There are obviously pros and cons whichever track you decide to head down, but in many cases forking out around $200 (this figure would obviously change depending on the degree of complexity of your tax return) for a qualified accountant to do your tax once a year is a wise investment decision.
One of the main benefits is that a good accountant will be able to help you navigate through all the tax-deductions available, and will also be across legislative changes which could affect your financial situation.
Do your homework
But before you decide to hand over control of your tax, it's worth doing your homework to make sure you're choosing the most suitable accountant.
Like people of all professions, accountants have their own strengths and weaknesses, so it's best to choose the right fit for you.
If you're not already familiar with a good accountant, or if you're not happy with the one you're using, your first step should be to gather up a list of potential targets.
You can do this by simply flicking through the local yellow pages, but a better way is by asking trusted sources, like friends or family, your bank manager or even your lawyer, for recommendations. If the accountant comes with a strong backing from someone you trust, at least you know you're on the right track.
Once you've got a list together, it's then worth checking whether they are registered with the Tax Agents' Board (if you don't already know). All accountants in Australia must be registered in order to provide financial advice, so it's a really effective way of ensuring they have the right qualification to complete your tax return. You can check if an agent is registered by visiting the website - http://www.tpb.gov.au/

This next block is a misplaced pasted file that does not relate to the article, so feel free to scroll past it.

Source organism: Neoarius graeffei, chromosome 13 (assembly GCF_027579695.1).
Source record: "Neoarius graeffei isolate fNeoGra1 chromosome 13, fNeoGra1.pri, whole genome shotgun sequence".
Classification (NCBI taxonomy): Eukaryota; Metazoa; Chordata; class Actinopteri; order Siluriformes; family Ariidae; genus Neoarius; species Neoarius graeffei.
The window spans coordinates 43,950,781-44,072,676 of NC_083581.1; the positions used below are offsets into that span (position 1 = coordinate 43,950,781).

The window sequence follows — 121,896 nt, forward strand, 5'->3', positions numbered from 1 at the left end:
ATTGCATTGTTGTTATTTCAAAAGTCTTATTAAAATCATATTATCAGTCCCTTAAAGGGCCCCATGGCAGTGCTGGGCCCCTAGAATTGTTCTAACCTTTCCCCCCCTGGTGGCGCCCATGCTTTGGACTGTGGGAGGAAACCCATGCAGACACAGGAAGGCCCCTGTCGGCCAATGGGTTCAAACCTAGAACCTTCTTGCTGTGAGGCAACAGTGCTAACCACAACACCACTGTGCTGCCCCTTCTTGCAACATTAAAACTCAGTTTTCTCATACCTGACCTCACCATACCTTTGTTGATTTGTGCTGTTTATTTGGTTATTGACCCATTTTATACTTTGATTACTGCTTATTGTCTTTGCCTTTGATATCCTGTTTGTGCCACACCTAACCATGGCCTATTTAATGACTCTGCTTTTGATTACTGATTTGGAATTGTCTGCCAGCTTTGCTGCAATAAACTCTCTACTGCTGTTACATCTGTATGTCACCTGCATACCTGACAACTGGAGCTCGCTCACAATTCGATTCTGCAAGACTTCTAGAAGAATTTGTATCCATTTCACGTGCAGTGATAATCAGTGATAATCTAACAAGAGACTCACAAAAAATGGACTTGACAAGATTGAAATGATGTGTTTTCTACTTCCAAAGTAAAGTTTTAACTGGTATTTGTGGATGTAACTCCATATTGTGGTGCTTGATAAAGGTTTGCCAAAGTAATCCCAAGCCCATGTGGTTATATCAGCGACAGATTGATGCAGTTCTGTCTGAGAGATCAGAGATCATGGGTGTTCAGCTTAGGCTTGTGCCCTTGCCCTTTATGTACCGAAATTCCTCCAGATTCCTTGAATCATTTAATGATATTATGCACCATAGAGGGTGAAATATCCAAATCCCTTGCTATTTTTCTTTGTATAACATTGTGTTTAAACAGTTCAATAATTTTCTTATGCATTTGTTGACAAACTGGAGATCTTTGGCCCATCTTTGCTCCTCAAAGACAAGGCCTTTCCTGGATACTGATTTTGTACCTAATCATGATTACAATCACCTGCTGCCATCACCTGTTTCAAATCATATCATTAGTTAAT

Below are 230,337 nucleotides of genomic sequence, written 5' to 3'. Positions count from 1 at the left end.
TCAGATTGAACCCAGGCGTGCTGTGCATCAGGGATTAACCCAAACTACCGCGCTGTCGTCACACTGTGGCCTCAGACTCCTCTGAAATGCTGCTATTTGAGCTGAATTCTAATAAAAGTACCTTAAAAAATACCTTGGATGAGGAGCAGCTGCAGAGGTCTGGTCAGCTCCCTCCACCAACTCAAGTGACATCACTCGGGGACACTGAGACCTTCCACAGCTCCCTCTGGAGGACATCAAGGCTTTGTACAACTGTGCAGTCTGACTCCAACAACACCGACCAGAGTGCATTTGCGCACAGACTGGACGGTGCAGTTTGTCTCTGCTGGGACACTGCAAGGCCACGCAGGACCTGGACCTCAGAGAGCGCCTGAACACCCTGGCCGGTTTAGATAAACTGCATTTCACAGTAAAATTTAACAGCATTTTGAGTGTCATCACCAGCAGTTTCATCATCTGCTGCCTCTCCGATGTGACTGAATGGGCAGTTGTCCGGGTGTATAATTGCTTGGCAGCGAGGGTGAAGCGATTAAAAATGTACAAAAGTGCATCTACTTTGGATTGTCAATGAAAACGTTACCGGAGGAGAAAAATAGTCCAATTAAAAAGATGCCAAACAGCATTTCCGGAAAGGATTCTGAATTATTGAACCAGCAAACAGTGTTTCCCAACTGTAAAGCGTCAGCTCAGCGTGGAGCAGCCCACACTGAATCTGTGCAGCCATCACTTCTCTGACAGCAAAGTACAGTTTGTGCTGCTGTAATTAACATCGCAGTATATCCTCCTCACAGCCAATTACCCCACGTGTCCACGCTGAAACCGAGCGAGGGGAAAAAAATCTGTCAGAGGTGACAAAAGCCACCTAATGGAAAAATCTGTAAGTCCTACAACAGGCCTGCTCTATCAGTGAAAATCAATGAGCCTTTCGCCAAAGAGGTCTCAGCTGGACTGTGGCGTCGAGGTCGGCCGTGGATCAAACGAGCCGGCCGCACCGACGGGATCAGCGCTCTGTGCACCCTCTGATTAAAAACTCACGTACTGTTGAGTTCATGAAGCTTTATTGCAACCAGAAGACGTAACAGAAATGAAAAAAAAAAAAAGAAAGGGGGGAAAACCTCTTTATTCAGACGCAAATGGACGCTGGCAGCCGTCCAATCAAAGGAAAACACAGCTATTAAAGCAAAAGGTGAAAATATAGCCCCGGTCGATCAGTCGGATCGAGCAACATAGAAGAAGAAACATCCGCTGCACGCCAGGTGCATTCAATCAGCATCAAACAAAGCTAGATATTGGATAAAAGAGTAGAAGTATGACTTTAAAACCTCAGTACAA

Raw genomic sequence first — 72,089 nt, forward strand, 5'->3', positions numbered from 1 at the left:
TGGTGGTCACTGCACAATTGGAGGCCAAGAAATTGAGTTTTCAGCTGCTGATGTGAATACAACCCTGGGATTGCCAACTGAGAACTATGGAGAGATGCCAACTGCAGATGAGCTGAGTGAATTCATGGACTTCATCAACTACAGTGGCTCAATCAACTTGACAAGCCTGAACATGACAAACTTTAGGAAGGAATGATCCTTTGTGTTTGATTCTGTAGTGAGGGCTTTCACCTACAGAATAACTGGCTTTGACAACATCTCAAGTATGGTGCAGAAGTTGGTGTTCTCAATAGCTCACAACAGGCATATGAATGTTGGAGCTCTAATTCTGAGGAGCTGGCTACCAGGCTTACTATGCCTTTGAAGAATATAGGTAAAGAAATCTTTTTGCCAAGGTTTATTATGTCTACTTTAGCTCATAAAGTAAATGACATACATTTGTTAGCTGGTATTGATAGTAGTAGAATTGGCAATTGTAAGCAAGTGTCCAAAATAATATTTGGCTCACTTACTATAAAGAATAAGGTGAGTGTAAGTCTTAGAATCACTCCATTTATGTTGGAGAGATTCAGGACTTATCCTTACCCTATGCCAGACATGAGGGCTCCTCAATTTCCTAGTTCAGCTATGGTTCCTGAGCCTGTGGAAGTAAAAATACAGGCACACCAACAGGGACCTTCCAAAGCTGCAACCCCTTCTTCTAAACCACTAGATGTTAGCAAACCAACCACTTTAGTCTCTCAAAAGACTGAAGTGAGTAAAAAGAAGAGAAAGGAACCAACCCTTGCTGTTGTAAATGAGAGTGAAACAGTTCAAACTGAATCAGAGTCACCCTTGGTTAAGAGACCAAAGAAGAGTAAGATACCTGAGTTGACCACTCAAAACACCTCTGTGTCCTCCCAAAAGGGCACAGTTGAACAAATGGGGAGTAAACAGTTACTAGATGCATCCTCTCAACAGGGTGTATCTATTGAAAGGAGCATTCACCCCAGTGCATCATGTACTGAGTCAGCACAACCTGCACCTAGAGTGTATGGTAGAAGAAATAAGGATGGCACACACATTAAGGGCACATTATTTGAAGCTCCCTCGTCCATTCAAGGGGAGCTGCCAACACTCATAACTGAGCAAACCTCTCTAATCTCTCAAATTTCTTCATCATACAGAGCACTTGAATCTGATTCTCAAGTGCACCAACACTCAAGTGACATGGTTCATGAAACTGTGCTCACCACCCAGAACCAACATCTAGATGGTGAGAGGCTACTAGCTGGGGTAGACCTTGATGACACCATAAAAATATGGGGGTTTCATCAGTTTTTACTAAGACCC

Don't be a rule breaker
It's also worth choosing an accountant who's a member of a professional accounting organisation, such as the CPA or ICAA. That's because they're required to abide by strict guidelines in order to belong to the financial body and they're also required to keep on top of changing accounting practices.
Once you've considered their qualifications, you should be in a position to draw up a shortlist of around four or five accountants you'd like to contact.
Then I reckon it's worth giving them all a simple phone call to find out about their practice, to see if they're the right professional for you. You might like to find out what experience they have under their belt, whether they've had any exposure to your line of work or whether they offer any additional services.
On the other hand, if you decide to complete your own tax return this year it's really important to be aware of what you can and can't claim.
Some of the most common mistakes include understating income, forgetting interest and providing incorrect or leaving out capital gains and losses. A good guide to help you identify what you can claim can be found at the ATO website
The bottom line
Whether you choose to use an agent or go it alone this financial year, remember that tax time isn't just a June 30 issue. This time of year also provides a good opportunity to take stock of your overall financial situation and think about how it can be improved.